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Wise Preservation Planning LLC
      1480 Hilltop Road
      Chester Springs PA 19425
      Phone (484) 202-8187
 

Wise Preservation Planning LLC is a full-service historic preservation planning firm. We research, document, analyze and ultimately help protect historic resources and our cultural landscape. Our firm serves a variety of clients, including municipalities, engineers, architects, historical societies, and owners of historic resources.

The firm was founded in 1997 by Robert J. Wise Jr., who has 20 years of experience in the historic preservation field. He is assisted by Seth Hinshaw, Senior Planner, who has been with the firm since 2001. Both planners have M.S. degrees in historic preservation from the University of Pennsylvania and exceed the 36 CFR 61 Professional Qualification Standards established by the National Park Service for architectural historians.

The History of Baptist Religous Architecture

This presentation documents the changing aesthetics of Baptist religious architecture in Chester County from 1700 to 1900. The history of Baptist houses of worship falls into three chronological eras, as outlined below. Each phase has distinct exterior and interior characteristics, which makes it possible to date a particular house of worship to a particular era with a fairly strong degree of certainty.
 
1. Cottage Plan (1700-1800). The earliest Baptist houses of worship in North America were patterned after English prototypes. Consistent with other nonconformists, Baptists called their houses of worship "meeting houses"; Baptists did not begin using the term "church" for their houses of worship until after the Civil War (the third phase). During this first phase in both England and North America, Baptist meeting houses had a similar appearance to those of other denominations, reflecting the "cottage plan" introduced by English Puritans. These buildings were usually 1-story buildings with end-gabled roofs, accessed by a centered door on the south elevation. The interior consisted of two ranks of benches, with men seated on one side and women on the other. The benches were arranged around the minister, reflecting the English idea that the minister was simply a regular attender who was being specially called at that moment to speak on God's behalf.
 
2. Chapel Plan (1800-1880). The second era of Baptist religious architecture began in Chester County circa 1800, when Baptists began to build houses of worship with characteristics that most Protestant denominations had been using for over a generation. In this phase, Baptists constructed a completely different form of meeting house, reflecting the "chapel plan." These meeting houses were front end gabled buildings, often with a loft or second floor seating area. The buildings were accessed either through a centered door or two doors on the gable end. The interior consisted of a raised pulpit in the opposite gable end, facing a sea of boxed pews. The interior plan placed an increased emphasis upon the minister, a break with the cottage plan. The use of boxed pews was controversial among Baptists, and some local Baptist congregations always used separate seating. Boxed pews were popular because a family could sit together inside their private enclosure, rather than dividing families by sex as was common earlier.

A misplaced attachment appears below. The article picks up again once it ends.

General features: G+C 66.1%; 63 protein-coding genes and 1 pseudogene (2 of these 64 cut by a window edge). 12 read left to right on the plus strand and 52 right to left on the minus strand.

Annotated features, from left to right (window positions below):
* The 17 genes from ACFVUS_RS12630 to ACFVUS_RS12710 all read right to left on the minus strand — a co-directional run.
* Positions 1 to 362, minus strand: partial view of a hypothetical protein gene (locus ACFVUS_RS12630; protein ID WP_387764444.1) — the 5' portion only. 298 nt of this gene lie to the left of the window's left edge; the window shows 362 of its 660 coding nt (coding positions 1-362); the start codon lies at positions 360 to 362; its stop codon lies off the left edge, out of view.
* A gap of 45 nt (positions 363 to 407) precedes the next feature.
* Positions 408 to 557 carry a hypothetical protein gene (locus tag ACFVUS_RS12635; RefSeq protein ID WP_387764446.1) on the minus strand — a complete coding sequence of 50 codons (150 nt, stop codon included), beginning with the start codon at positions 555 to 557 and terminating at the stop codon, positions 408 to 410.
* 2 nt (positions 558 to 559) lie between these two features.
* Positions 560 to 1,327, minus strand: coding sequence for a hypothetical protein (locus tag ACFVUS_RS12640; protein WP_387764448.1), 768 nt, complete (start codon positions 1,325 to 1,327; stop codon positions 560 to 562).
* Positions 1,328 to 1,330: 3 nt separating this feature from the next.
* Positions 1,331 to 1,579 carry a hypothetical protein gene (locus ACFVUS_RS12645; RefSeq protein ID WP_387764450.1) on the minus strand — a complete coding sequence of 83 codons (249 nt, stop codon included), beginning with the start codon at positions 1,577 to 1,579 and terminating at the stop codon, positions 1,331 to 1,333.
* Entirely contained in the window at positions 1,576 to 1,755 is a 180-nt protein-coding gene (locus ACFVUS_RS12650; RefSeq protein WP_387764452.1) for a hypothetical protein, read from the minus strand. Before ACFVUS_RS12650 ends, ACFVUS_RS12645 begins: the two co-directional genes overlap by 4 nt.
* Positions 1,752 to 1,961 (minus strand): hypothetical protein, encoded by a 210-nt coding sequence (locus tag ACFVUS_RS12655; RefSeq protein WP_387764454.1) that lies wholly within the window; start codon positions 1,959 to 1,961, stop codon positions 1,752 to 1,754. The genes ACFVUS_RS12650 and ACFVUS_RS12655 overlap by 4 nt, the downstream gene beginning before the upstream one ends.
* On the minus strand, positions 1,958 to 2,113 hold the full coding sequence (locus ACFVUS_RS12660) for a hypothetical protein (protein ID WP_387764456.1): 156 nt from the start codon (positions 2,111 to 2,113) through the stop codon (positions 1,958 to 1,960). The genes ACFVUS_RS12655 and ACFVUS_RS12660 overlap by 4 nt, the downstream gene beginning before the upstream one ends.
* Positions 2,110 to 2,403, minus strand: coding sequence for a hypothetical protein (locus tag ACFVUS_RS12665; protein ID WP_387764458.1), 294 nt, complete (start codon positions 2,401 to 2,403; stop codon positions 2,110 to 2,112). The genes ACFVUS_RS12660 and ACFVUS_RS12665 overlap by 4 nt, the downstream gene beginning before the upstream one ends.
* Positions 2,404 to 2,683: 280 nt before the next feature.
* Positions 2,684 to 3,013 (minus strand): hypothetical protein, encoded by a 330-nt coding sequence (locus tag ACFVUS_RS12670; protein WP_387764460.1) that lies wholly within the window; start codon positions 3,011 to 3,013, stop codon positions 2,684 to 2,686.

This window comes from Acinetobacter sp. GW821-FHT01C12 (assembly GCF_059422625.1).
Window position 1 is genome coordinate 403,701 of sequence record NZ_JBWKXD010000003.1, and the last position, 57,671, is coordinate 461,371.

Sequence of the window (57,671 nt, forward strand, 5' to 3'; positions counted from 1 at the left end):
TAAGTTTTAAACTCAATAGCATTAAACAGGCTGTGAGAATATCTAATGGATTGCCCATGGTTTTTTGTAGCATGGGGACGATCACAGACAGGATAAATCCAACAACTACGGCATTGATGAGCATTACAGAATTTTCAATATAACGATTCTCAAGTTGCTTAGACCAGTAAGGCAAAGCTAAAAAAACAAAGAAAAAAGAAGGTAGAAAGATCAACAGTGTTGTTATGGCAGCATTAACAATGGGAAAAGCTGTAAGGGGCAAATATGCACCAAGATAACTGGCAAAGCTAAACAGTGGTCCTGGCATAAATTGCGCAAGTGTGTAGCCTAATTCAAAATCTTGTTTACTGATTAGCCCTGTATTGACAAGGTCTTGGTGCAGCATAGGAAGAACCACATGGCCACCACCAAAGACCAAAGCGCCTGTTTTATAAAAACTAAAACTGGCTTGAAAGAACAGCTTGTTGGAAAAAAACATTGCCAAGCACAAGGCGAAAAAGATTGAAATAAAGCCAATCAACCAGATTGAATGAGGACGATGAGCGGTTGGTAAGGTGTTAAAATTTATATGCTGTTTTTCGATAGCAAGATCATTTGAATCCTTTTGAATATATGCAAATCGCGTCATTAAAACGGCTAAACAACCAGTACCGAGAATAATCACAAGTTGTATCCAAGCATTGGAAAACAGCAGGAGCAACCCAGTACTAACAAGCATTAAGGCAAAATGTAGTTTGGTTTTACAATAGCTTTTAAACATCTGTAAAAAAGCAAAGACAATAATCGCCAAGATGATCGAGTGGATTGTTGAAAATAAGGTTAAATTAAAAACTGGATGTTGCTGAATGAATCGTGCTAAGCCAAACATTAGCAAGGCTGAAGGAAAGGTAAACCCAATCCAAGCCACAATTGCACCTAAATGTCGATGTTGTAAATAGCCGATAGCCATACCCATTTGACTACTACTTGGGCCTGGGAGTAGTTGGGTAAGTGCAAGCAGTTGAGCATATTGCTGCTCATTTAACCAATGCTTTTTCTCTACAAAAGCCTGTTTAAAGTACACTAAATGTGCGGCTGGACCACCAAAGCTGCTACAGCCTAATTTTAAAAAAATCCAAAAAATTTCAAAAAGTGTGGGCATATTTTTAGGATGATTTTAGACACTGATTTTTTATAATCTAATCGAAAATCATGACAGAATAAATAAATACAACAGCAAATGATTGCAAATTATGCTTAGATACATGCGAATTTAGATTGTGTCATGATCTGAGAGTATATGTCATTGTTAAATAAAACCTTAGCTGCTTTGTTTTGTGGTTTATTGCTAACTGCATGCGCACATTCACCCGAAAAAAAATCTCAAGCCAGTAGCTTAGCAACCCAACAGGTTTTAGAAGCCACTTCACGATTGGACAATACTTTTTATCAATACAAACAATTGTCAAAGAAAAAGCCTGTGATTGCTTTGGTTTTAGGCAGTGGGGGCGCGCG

3. Akron Plan (1880-1925). In the late 19th century, most Protestant denominations relaxed their opposition to houses of worship that incorporated design elements from Gothic architecture. Baptists historically had eschewed towers, stained glass, pointed arch windows, and painted decorations. The Akron Plan provided a building type that was entirely new but offered the flexibility of using Gothic design motifs. Akron Plan houses of worship were characterized by a worship space with adjacent classrooms that could be opened into the worship space for additional seating. The most common examples are L-shaped buildings, with a corner entry tower flanked by gables. Interior seating was usually arranged in either a half-circle or quarter circle, facing the pulpit in the opposite corner of the building. By this time, boxed pews had been discarded by Baptists, who instead used pews that were often curved and arranged in concentric arcs that radiated out from the pulpit. This type of seating continued to be used in new Baptist houses of worship until the 1920s. Another interior feature was the baptistry, as Baptists for the first time began to set aside places inside their houses of worship for immersion of new members.

 

List of Currently Available Wise Presentations

Historic Preservation 101

Planning for Preservation

Introduction to the National Register

Introduction to Impact Studies

Historic Surveys and Inventories

Historic Preservation and Land Conservation

Integrating Historic Preservation & Land Conservation with Easements and Acquisitions - A guide to planning for the open space surrounding historic buildings

Historic Property Research: The Paper Trail

Chester County Residential Architecture

19th Century Chester County Residential Architecture

Evolution of Barns in Chester County

Colonial American Religious Architecture

Architecture of Quaker Meeting Houses 1670-2000